Metamorphosis, a student art show

Lex Menz and Jamie North chat in front of the first piece, "Pixel" by Ian Ward. Photo by Jessica Kovacs.

The old wooden stairs of Terri Clark Photography lead up to the first piece in the art show, a painting called “Pixel” by Ian Ward, as the path of metamorphosis begins.

The student-run art show “Metamorphosis” opened Friday, Nov. 2 in Terri Clark Photography’s studio space on Main Street in downtown Sylva.

The exhibition featured 23 artists, the majority being Western Carolina University art students. It displayed many forms of artistic media including painting, manipulated photography, sculpture, motion graphics, and pottery.

The occupied studio was transformed into an open area for art lovers and the community at large.

The transformation from private to public space: Ian Ward lying where his bed used to be.
Photo by Marysa Burchett.

“The converted space was almost like serendipity. The idea of taking a private space and making it into a public space,” said Ian Ward, WCU art senior who co-organized the exhibition and currently lives in the studio space where the art was shown. Ward cleared out his entire living space to share his dream of promoting local artwork.

As you walk through the exhibit, “there is a dichotomy of how the classical mediums have evolved with the times and still have the same meaning,” said Ward.

“Doing a project of this magnitude apart from WCU is pretty challenging, but we have had a lot of help from other students and staff members,” said Joseph Moon, senior graphic design major who coordinated the exhibition with Ward.

“The majority of the artists have all developed friendship on- and off-campus, and the exhibition is just another way of getting together to show how we have changed with each other,” said Moon.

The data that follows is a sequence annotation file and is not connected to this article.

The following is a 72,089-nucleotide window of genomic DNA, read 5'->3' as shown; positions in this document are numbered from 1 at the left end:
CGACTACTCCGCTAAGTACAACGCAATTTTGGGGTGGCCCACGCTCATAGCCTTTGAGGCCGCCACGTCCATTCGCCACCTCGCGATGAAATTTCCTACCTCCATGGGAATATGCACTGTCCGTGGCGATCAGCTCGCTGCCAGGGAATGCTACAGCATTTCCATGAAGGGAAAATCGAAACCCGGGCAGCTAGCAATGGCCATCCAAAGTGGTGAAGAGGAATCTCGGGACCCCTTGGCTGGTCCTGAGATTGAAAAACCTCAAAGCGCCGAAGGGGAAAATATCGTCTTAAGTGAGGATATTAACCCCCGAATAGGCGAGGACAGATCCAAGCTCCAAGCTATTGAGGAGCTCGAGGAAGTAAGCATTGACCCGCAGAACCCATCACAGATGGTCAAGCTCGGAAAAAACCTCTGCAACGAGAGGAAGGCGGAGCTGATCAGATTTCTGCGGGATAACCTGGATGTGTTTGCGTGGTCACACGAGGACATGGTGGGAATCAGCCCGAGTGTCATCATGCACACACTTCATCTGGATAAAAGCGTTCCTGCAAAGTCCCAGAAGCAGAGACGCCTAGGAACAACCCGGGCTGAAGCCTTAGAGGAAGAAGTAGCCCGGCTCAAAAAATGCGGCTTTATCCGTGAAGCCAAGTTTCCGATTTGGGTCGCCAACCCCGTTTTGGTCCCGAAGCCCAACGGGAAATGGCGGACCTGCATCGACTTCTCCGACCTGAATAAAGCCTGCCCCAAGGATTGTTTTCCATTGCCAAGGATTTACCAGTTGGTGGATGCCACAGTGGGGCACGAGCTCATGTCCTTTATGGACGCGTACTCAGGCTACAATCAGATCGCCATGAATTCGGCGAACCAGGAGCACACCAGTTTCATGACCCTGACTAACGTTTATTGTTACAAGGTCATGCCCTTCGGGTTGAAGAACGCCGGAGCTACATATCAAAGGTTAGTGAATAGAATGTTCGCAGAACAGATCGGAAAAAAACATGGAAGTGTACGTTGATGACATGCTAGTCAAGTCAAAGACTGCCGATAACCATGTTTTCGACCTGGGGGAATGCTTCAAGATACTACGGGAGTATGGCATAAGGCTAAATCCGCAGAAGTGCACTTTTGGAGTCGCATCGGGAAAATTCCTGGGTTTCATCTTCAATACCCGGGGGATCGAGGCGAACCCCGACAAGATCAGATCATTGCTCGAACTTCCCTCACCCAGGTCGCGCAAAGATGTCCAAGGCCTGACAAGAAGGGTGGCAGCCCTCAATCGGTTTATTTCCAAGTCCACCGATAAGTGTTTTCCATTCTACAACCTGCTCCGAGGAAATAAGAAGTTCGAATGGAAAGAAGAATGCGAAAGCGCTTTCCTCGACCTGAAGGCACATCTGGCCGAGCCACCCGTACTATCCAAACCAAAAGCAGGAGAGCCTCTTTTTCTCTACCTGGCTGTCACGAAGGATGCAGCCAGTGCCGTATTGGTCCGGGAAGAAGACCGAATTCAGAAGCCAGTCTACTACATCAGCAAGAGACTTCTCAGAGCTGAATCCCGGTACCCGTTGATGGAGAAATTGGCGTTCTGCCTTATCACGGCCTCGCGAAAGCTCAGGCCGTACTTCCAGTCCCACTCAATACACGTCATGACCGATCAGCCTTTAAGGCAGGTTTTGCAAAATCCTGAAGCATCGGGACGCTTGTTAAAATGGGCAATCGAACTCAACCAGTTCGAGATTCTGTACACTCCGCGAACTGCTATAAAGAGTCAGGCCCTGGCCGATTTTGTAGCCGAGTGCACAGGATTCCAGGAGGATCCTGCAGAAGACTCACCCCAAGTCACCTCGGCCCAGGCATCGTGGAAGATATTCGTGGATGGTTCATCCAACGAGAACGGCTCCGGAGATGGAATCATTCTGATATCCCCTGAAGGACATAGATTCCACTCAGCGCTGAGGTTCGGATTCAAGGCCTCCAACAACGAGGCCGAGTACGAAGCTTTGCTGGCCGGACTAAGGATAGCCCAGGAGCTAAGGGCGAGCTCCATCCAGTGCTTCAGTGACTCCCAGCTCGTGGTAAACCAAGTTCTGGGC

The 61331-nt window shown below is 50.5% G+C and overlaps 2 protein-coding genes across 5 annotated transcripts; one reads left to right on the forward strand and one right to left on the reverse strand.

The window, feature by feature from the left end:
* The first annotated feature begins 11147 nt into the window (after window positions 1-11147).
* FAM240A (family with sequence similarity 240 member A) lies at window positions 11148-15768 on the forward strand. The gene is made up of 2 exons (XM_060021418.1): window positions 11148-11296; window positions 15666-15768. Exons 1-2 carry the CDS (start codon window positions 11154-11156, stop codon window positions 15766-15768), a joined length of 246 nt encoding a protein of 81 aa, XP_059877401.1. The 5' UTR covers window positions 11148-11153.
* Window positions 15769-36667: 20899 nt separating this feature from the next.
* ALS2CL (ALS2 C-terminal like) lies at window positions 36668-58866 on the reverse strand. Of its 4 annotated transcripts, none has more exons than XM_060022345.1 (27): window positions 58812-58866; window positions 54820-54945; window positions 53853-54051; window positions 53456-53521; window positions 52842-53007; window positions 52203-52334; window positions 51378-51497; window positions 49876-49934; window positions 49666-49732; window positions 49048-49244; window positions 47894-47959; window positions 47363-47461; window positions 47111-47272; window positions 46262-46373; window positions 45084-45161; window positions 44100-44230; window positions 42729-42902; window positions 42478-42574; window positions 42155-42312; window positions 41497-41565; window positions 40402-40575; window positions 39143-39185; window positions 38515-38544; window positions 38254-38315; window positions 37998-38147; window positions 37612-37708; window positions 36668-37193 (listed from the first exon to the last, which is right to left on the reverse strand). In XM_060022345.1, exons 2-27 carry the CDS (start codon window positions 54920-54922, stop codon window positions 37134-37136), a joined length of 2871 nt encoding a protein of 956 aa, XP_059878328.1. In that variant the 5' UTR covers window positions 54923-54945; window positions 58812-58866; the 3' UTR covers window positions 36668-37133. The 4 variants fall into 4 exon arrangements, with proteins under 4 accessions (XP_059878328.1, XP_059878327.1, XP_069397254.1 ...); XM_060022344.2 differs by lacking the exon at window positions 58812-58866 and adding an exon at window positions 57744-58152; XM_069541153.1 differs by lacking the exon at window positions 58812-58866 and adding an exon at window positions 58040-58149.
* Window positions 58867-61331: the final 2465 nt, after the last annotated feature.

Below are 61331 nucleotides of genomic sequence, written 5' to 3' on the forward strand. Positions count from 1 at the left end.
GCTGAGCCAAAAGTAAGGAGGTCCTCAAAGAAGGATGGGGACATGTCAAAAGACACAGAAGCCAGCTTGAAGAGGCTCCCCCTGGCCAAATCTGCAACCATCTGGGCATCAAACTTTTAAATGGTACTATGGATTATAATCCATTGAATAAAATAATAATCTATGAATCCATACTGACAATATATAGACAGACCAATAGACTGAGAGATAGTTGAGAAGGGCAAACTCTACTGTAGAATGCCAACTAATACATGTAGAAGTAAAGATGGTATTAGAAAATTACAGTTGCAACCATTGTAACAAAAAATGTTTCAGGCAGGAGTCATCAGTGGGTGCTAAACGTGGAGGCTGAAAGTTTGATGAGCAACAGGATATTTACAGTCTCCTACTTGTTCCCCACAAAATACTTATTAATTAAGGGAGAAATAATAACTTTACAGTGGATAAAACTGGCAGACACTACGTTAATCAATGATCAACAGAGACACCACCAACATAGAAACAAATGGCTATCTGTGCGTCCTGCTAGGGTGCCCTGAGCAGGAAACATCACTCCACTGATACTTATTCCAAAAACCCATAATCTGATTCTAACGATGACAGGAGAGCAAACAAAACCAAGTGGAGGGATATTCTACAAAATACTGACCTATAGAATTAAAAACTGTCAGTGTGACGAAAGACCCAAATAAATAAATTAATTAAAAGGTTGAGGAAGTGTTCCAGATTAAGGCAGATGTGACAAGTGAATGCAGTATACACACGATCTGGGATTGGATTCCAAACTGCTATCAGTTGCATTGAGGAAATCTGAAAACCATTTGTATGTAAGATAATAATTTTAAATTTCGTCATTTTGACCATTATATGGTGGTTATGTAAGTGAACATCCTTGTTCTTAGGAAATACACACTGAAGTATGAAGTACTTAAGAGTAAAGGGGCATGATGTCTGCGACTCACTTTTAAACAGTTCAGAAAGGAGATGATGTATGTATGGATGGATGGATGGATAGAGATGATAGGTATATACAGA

Locals, families, professors and students alike all came to witness the opening.

“I think it is some of the most interesting art I have seen in a while,” said Susan Martin, a WCU art professor.

Artists and their families at "Metamorphosis."
Photo by Jessica Kovacs.

When asked if this show allowed for more creativity and expression, Martin responded, “When you do something for yourself it ends up being a lot more genuine and honest so even when a particular piece was not successful I still found it compelling because of where it came from. I think honesty is important in art but it is also what makes it so hard.”

“I wanted to step back in time to the roots of what graphic design was: pencil and paper,” said Evan Voss, graphic design student, when describing his sculpture, “Dirtbook Pro.” His intention was to show that computer generated work is not as tangible as handmade work.

The final piece of the exhibition leaves exiting patrons with a quote. Photo by Jessica Kovacs.

Other students who helped curate, present and set up the show included Kevin Hipps, Jessica Kovacs and Shane Brooks. They are all dedicated to spreading and promoting art to the community.

As you leave the studio and exhibition there is one final piece above the stairway that sums up the purpose of the entire show. It is a collaborative screen-print with the quote, “Artists and art alike with starry stroke on a cosmic canvas transmute unknowing the luxury of few into the wealth of many.”

“Metamorphosis” will have another opening this Friday, Nov. 9 from 6 to 9 p.m. so supporters can view the exhibition one last time.